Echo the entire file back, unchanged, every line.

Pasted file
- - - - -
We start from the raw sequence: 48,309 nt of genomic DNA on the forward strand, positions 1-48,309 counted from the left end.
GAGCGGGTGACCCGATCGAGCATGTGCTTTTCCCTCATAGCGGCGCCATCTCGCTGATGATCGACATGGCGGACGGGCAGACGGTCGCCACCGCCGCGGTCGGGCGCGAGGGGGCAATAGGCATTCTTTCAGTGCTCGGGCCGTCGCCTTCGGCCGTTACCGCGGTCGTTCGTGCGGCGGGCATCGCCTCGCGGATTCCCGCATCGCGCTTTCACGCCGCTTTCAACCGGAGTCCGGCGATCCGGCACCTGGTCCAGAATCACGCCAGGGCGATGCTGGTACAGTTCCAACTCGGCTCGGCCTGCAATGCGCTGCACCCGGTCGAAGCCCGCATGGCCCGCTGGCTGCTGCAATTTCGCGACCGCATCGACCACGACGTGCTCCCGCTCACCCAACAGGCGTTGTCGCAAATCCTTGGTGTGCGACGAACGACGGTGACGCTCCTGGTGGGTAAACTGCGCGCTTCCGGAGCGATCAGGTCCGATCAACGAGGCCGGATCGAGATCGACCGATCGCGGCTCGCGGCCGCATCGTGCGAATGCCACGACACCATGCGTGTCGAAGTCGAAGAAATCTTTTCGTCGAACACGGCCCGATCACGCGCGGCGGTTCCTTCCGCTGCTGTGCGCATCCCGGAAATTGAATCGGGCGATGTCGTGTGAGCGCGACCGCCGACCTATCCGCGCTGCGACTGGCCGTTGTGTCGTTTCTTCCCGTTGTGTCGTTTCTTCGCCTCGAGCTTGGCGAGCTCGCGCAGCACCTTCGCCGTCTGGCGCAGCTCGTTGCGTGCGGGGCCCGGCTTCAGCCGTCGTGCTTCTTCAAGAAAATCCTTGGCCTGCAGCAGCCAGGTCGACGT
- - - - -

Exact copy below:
We start from the raw sequence: 48,309 nt of genomic DNA on the forward strand, positions 1-48,309 counted from the left end.
GAGCGGGTGACCCGATCGAGCATGTGCTTTTCCCTCATAGCGGCGCCATCTCGCTGATGATCGACATGGCGGACGGGCAGACGGTCGCCACCGCCGCGGTCGGGCGCGAGGGGGCAATAGGCATTCTTTCAGTGCTCGGGCCGTCGCCTTCGGCCGTTACCGCGGTCGTTCGTGCGGCGGGCATCGCCTCGCGGATTCCCGCATCGCGCTTTCACGCCGCTTTCAACCGGAGTCCGGCGATCCGGCACCTGGTCCAGAATCACGCCAGGGCGATGCTGGTACAGTTCCAACTCGGCTCGGCCTGCAATGCGCTGCACCCGGTCGAAGCCCGCATGGCCCGCTGGCTGCTGCAATTTCGCGACCGCATCGACCACGACGTGCTCCCGCTCACCCAACAGGCGTTGTCGCAAATCCTTGGTGTGCGACGAACGACGGTGACGCTCCTGGTGGGTAAACTGCGCGCTTCCGGAGCGATCAGGTCCGATCAACGAGGCCGGATCGAGATCGACCGATCGCGGCTCGCGGCCGCATCGTGCGAATGCCACGACACCATGCGTGTCGAAGTCGAAGAAATCTTTTCGTCGAACACGGCCCGATCACGCGCGGCGGTTCCTTCCGCTGCTGTGCGCATCCCGGAAATTGAATCGGGCGATGTCGTGTGAGCGCGACCGCCGACCTATCCGCGCTGCGACTGGCCGTTGTGTCGTTTCTTCCCGTTGTGTCGTTTCTTCGCCTCGAGCTTGGCGAGCTCGCGCAGCACCTTCGCCGTCTGGCGCAGCTCGTTGCGTGCGGGGCCCGGCTTCAGCCGTCGTGCTTCTTCAAGAAAATCCTTGGCCTGCAGCAGCCAGGTCGACGT